Jennifer and I live so close to the natural world, where we are on South Pender. Even in the summer, when the island swells with vacationers, hours will go by where we neither see nor hear any human. So when a shadow passes over the front – a raven flying over to Craddock Beach or our osprey landing in the twisted Garry oak on the hill beside our property ‒ it can cause a chill to shudder through the body.
On rare days, a pod of transient orcas will move past us in Boundary Pass without a circus of loud, crowding whale watching boats. By themselves, the whales move much faster, appear happier without the tourists ogling them. It is sublime to see them in their natural element.
Deer are common visitors. Firing Mildrith one recent morning, a deer walked behind the oven not six feet from me. It stopped and peered back. The light of the fire bathed me in an orange light, and I imagined her wondering what strange creature she beheld. The stillness of the early morning hung between us for a full minute. She finally turned and moved back into the darkness.
Most days I swim in the frigid waters at the foot of our cliff. Many people don’t understand what draws me to the cold water. As I tread off the rocks, I am moved to think I am a visitor in the same “atmosphere” as the whales, seals, salmon, and crab. I feel gripped by the intense cold and the “benign indifference” of the ocean. When I emerge, I am refreshed. The water has washed away the petty concerns of the day. Jennifer always says I look ten years younger.
Meditations on the natural world
I’ve been reading The Island Within by Richard Nelson, an American cultural anthropologist and writer who has studied how aboriginal peoples interact with the natural world. The Island Within is about his own interaction with the natural world, a meditation on mystery and beauty of nature through his own eyes as informed by the Koyukon people of Alaska. It is akin to Thoreau’s Walden or the works by the contemporary nature writer, Barry Lopez.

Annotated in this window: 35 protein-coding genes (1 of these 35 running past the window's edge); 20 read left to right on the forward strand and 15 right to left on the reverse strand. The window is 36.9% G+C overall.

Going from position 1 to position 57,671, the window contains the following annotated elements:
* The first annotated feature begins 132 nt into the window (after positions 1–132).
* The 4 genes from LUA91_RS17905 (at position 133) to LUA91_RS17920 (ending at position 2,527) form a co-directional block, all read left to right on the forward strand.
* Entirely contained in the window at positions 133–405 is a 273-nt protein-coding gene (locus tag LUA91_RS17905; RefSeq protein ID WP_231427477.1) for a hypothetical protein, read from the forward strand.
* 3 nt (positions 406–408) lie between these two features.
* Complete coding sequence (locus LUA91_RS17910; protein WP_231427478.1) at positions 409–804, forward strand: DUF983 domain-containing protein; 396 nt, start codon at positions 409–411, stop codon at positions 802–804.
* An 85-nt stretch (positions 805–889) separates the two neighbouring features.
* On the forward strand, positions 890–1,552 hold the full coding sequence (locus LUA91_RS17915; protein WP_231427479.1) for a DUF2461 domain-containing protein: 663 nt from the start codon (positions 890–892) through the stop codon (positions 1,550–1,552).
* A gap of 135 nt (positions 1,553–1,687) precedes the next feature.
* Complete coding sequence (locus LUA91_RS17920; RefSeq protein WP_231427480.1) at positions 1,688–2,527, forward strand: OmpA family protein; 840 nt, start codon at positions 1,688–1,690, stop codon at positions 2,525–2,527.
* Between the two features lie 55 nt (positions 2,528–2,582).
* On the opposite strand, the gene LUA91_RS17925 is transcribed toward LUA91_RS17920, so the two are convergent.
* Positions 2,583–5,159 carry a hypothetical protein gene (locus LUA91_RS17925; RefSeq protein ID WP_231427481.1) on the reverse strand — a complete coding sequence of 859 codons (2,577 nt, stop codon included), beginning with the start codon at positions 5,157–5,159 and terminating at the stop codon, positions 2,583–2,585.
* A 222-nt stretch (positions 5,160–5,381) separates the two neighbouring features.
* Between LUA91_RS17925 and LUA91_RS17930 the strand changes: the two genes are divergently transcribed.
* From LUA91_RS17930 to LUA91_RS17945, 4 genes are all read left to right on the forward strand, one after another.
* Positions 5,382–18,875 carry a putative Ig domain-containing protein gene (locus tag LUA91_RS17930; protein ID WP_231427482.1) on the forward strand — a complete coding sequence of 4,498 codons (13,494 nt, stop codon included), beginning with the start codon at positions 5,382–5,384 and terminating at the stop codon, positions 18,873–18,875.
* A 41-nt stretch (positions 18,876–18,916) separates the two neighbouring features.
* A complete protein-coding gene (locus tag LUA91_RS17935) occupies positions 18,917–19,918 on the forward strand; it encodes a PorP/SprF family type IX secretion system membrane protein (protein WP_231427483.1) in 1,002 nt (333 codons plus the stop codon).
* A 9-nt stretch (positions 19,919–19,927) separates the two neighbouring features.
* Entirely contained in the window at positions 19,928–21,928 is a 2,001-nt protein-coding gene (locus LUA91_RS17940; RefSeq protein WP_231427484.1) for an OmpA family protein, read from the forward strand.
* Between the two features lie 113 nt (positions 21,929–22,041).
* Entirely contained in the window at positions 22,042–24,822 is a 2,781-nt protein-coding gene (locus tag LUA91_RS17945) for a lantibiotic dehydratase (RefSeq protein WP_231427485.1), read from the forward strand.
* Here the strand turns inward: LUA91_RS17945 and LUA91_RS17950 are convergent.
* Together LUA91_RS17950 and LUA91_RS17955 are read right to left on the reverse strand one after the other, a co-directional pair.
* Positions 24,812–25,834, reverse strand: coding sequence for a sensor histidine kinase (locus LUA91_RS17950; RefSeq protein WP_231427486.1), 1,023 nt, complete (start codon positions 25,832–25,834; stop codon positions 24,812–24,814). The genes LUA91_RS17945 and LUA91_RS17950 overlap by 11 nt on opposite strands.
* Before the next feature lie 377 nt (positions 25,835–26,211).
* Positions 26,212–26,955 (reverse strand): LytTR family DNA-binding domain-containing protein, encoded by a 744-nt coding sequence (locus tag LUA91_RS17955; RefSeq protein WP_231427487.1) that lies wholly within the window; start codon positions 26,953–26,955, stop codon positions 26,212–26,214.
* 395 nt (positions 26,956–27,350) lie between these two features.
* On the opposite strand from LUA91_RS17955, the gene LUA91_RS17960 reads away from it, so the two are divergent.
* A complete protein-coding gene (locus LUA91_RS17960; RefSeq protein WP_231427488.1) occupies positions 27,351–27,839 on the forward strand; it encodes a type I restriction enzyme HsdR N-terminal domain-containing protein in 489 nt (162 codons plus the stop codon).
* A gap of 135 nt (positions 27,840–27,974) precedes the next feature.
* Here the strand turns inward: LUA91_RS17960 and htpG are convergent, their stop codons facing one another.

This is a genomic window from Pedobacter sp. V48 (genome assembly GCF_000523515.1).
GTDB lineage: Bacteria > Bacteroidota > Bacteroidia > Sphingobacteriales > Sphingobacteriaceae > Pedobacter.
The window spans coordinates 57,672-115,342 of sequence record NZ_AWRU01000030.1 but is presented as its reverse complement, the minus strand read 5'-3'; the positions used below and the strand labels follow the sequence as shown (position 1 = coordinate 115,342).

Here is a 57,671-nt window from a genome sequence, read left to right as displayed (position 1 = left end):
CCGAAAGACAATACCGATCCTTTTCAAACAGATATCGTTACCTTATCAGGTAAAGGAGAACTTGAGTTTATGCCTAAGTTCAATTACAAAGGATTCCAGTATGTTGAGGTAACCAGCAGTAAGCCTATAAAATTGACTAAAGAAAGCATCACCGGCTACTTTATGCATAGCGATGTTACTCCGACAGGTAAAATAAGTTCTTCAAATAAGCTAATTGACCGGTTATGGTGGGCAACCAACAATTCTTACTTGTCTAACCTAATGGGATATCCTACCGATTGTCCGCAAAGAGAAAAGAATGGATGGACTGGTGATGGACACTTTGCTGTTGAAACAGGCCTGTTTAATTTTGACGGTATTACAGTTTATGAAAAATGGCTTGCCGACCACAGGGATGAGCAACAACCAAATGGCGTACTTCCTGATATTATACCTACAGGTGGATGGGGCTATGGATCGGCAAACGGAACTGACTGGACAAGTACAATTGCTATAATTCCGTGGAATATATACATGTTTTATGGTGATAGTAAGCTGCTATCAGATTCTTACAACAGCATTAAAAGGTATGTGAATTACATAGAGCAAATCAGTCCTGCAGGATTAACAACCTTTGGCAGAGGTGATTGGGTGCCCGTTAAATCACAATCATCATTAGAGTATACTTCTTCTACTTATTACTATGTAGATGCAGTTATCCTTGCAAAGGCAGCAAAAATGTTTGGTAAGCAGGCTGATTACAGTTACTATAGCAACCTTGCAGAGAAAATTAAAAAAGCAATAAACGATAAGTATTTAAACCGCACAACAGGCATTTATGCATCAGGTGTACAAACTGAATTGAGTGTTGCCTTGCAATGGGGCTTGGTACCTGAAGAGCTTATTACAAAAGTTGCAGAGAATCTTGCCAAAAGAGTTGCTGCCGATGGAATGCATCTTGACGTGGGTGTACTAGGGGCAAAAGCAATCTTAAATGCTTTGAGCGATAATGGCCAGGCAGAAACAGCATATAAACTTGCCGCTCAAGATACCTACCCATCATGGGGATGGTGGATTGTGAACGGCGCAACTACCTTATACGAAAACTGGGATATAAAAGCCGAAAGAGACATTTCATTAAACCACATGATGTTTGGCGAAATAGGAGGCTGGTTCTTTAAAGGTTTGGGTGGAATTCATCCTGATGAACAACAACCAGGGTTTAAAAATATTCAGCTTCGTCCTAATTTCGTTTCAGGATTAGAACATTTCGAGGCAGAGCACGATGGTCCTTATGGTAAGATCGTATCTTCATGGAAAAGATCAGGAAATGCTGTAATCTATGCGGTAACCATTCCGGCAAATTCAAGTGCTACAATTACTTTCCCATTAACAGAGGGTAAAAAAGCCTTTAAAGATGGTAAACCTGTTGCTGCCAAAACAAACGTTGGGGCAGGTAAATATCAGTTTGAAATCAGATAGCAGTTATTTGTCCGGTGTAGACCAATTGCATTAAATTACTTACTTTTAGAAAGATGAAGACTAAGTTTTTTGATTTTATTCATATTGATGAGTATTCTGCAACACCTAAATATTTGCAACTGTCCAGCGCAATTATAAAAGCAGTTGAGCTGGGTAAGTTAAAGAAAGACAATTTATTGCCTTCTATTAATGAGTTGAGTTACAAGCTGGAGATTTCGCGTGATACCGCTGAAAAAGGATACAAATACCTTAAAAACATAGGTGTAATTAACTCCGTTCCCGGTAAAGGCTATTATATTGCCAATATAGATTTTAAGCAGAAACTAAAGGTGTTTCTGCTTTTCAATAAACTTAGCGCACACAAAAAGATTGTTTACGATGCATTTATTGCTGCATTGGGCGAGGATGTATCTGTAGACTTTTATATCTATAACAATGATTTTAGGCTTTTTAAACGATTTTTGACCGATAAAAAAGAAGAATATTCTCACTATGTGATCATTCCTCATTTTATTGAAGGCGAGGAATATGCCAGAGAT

The book was published in 1989. Much has changed in the 20 years since it appeared, but I’d suggest that, more than ever, we need to be reminded of our place in the natural world, that we are small, not large, and that there is great beauty to be found in nature … and great peril if we don’t show it proper respect. That seems an understatement.
The Island Within is a series of vignettes over a year of the author’s journeys to an island across the Haida Strait from his home in Sitka, Alaska. The island, the identity of which is unclear, is mostly uninhabited and Nelson obsessively (by his admission) drawn by its natural forces, both terrible and beautiful.
Life and death, growth and decay co-exist
In his visits to the Island, Nelson attunes himself to the mystery and beauty of the land, the animals, the sea life, the birds. He notes the patterns of tree growth, the birdsong, the movement of deer and bear across the land. He crawls across a peninsula of rock to lie close to a large pack of seals. He observes the pecking order of animals feasting on a beached carcass of a sperm whale. Life and death, growth and decay coexist in a constant interchange on Nelson’s island, as it does through all nature.
The book opens as he is hunting deer on the island with his dog, a former sled dog named Shungnak. He walks through dense forest, a clear cut, and open beaches. He introduces the philosophy of the Koyukon people and their belief that humans are a small part of the natural world. They believe, among other things, that:
- a true hunter is one to whom the hunted animal presents itself (the animal comes to the hunter);
- the killing of an animal is an offering, a gift, and that reverence and respect should be shown it;